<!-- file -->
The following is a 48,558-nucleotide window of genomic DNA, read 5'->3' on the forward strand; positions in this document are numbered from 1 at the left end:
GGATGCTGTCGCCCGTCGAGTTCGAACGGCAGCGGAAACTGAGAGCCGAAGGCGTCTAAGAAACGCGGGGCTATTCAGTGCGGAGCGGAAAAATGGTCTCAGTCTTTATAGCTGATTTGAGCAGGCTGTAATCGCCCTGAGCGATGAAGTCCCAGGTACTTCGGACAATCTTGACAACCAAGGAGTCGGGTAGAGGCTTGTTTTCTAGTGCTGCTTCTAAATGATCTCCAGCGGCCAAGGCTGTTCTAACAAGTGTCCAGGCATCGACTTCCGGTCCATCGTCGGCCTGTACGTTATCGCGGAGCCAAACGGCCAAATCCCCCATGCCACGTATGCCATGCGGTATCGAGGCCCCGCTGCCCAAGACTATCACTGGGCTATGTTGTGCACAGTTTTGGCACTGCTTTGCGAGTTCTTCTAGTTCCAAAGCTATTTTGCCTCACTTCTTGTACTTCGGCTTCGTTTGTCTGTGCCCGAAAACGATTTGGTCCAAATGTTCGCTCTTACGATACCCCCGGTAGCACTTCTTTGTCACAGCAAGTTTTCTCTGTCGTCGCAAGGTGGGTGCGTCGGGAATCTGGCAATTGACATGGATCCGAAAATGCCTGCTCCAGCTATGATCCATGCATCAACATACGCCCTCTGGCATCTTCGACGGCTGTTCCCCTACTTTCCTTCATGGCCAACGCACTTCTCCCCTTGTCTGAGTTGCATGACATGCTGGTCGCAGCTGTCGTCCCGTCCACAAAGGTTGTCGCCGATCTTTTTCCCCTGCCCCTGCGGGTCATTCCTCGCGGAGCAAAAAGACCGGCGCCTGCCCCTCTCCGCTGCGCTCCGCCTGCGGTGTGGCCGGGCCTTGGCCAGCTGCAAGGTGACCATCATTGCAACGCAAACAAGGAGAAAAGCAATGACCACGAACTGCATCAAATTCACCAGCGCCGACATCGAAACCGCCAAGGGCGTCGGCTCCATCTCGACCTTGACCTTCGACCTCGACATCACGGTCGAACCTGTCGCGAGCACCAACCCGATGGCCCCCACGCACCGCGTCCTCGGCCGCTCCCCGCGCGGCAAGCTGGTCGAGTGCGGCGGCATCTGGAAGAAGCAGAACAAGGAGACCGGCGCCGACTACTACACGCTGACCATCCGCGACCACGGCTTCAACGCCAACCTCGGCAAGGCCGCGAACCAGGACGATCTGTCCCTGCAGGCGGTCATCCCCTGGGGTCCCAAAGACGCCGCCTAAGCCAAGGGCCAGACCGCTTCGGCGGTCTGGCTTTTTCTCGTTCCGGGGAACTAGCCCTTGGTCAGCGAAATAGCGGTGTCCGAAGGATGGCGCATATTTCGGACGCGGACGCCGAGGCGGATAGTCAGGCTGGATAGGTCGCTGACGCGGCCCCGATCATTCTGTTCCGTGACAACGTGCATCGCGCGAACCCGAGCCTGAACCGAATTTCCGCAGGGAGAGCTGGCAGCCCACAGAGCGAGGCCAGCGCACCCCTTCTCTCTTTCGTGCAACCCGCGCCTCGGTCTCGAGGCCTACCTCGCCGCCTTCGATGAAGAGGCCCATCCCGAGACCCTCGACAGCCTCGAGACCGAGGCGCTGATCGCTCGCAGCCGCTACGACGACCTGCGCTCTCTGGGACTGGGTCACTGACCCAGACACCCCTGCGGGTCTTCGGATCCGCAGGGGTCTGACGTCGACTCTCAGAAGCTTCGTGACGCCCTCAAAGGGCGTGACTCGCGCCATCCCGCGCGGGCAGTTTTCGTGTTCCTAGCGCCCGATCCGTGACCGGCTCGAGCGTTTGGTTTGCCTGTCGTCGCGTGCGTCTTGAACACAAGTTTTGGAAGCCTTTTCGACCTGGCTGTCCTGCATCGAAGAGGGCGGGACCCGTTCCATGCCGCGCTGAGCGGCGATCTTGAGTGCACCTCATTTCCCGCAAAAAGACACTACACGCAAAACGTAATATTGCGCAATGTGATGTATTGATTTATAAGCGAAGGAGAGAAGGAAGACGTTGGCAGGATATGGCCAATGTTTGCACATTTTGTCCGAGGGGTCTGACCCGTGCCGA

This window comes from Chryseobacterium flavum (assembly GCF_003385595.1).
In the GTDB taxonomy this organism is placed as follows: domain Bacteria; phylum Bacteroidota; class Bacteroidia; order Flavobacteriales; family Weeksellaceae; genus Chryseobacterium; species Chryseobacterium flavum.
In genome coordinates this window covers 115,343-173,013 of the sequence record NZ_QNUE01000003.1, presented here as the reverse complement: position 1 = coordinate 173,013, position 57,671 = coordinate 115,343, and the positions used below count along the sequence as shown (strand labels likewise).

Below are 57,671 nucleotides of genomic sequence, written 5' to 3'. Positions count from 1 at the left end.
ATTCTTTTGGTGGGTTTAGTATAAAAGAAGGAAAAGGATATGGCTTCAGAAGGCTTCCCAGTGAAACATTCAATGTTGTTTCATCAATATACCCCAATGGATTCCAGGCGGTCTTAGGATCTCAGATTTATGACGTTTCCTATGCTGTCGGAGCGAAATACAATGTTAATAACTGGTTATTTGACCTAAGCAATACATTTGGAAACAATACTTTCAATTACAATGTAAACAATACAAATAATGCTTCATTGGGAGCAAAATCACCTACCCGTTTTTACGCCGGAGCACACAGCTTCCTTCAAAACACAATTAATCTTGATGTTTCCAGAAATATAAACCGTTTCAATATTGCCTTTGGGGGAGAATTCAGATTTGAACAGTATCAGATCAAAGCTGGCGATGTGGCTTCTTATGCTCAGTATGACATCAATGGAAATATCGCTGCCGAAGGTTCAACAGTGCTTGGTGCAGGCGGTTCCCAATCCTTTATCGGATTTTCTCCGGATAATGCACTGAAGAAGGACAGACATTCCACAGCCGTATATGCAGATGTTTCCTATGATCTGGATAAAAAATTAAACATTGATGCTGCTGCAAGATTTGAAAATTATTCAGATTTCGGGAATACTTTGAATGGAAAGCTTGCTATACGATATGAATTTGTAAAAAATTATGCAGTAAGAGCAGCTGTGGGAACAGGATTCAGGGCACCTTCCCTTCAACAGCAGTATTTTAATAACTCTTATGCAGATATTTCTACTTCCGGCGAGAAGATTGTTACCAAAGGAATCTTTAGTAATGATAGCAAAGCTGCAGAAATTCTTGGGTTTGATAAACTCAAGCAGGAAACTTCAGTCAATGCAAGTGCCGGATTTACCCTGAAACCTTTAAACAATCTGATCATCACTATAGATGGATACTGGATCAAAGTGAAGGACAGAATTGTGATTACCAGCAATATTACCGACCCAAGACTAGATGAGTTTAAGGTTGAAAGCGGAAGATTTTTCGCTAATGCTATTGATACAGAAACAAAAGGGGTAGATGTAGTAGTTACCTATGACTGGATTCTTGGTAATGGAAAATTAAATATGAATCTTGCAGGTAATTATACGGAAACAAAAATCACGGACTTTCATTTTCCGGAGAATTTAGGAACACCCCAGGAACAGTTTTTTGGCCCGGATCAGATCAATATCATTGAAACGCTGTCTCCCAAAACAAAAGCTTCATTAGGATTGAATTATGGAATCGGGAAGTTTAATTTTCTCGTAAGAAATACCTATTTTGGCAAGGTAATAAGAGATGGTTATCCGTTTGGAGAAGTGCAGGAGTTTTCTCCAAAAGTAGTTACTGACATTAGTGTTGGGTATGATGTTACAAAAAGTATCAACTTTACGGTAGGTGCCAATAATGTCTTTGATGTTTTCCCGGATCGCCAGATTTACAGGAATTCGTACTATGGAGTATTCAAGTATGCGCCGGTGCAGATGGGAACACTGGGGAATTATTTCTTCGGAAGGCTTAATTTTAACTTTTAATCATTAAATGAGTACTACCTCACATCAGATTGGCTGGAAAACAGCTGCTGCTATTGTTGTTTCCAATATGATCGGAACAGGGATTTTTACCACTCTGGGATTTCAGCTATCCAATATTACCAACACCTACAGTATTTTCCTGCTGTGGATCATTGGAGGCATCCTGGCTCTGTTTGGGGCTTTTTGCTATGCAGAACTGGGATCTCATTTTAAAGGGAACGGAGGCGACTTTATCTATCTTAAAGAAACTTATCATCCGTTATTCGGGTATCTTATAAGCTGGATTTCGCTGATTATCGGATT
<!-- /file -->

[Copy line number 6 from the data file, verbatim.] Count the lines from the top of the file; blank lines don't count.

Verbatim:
Below are 57,671 nucleotides of genomic sequence, written 5' to 3'. Positions count from 1 at the left end.